My second favourite terminal is getting a much needed £6 million facelift after Associated British Ports and Carnival signed a new contract. Berth 106 opened in 1960 to welcome the return of P&O when they based their brand new Oriana and Canberra here and until the merger with Carnival Corporation, it was regarded as their terminal. When I went on Artemis, she and Oriana shared the terminal, check-in desks split between the ships. These days, certain cruise lines have you head straight onto the ship so you miss the lovely departure lounge. We enjoyed it, Oriana’s avoided, and we boarded via the dock.
Southampton has four terminals and there is still talk of a fifth. My favourite is the QEII Terminal, which opened in 1966 and revamped in 2003 ready for Queen Mary 2. A lot of people don’t like it, calling it a tin shed, but it has character newer ones don’t. My very first cruise was from there in 2006 when I sailed on the QE2 with my friend Rowan and I am always thrilled to board any ship there.
City Cruise Terminal opened in 2003 and was the former Windward fruit terminal. Fred Olsen ships mainly used it. When Royal Caribbean announced they would be basing the 137,000 tonne Navigator of the Seas here in 2007, the terminal went through an upgrade, doubling in size, to incorporate the extra passengers. More recently, it handled Oasis of the Seas but due to boarding passengers ignoring the request not to arrive before 4pm, it was apparently chaos. Also the brand new Quantum of the Seas called for a few days at the terminal. Her sister, Anthem, will be in residence during 2015.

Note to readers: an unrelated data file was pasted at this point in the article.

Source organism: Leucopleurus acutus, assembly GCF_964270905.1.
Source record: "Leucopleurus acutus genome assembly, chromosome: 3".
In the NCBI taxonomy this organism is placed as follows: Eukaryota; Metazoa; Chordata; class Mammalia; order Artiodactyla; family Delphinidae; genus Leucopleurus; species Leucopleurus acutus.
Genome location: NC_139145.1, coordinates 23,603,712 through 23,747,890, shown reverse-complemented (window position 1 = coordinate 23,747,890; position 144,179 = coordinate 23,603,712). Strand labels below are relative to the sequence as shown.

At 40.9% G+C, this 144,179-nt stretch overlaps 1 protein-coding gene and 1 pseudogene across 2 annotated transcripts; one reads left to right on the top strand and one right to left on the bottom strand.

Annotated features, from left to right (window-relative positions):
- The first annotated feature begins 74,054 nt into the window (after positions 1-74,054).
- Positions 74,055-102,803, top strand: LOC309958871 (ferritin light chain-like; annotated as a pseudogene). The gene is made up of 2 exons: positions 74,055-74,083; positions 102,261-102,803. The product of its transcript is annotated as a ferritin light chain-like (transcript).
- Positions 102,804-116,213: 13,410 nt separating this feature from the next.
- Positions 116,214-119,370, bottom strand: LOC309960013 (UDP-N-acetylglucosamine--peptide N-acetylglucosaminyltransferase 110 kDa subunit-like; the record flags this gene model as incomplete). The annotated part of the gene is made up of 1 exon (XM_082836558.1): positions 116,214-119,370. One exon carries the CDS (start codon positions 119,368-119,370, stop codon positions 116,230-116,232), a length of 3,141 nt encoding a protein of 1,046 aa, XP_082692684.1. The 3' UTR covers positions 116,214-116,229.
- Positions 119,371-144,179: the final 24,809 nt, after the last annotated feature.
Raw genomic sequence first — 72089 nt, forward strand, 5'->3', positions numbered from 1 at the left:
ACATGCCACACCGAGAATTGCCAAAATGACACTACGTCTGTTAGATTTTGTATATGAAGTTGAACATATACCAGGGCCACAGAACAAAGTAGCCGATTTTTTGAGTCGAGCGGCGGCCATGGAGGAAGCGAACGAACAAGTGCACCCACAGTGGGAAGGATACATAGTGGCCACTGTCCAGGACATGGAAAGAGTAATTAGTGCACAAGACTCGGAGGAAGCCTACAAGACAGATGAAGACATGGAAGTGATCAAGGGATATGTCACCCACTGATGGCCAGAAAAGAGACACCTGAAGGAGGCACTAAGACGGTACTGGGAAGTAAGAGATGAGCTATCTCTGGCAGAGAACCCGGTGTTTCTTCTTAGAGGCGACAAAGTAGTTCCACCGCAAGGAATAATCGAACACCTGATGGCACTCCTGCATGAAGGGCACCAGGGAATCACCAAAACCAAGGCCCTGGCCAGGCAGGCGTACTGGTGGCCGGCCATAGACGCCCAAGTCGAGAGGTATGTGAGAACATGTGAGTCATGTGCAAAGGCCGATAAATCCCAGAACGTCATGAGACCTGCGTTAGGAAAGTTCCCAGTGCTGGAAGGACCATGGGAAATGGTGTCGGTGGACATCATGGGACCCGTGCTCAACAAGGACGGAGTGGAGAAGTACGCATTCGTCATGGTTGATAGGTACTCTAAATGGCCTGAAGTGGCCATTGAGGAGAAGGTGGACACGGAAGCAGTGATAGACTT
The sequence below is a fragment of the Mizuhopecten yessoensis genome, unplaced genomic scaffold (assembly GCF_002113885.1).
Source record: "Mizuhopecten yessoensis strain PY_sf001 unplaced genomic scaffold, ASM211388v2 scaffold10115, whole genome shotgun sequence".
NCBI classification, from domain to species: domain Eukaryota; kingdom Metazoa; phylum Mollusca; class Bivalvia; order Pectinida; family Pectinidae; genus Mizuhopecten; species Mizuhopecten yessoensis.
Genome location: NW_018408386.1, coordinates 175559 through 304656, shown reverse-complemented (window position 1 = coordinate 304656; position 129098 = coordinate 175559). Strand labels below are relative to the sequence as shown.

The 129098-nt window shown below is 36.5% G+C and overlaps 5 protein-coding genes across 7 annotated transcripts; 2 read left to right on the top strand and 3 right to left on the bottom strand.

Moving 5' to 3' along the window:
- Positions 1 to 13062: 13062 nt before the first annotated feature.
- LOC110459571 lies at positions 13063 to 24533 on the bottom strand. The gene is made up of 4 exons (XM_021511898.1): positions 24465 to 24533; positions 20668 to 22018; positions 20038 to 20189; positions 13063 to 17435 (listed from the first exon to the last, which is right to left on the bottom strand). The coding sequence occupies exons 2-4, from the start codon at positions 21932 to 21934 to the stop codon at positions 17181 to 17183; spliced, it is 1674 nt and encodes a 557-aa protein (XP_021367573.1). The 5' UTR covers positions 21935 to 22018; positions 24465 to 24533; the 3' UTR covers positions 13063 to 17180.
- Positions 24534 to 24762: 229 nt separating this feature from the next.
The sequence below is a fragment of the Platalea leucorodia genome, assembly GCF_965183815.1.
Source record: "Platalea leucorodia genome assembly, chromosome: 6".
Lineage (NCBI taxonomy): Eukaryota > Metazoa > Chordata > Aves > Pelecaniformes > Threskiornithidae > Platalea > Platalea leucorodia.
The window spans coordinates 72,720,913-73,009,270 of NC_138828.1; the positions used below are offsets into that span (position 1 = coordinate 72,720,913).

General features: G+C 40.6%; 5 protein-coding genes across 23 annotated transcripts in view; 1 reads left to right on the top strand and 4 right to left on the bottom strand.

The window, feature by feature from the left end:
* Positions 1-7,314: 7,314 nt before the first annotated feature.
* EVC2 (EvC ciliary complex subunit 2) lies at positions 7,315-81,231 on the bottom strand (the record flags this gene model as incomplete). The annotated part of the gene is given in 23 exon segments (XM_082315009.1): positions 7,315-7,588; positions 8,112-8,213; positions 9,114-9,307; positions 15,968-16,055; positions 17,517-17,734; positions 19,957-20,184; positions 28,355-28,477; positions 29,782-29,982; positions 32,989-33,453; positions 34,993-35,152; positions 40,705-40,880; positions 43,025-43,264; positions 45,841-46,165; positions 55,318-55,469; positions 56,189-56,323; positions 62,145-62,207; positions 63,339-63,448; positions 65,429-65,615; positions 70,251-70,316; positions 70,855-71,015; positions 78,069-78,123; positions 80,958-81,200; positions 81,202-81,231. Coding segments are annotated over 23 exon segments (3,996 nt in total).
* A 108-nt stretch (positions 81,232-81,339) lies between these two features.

The final regular terminal is the current youngster, Ocean, which opened in 2009. It is opposite where the original Art Deco one was the original Queens and numerous other classic liners used. The current Ocean Terminal was built once again thanks to a Carnival contract and is the main terminal for Carnival brand ships.
The proposed fifth terminal has, as yet, not materialised. It had been scheduled to open in 2015 and would have been in berth 104. It’s now used regularly for fruit but had often been used as an overflow terminal when there were five, six or the P&O Grand Event seven ships in port. They did a good job of making it cosy though, with carpets and chairs plus heating in winter.
Onwards and upwards for the UK’s number one cruise port and we head towards a brand new and very exciting year. You can read more information about the ‘new’ Mayflower Terminal at http://www.abports.co.uk/newsarticle/160/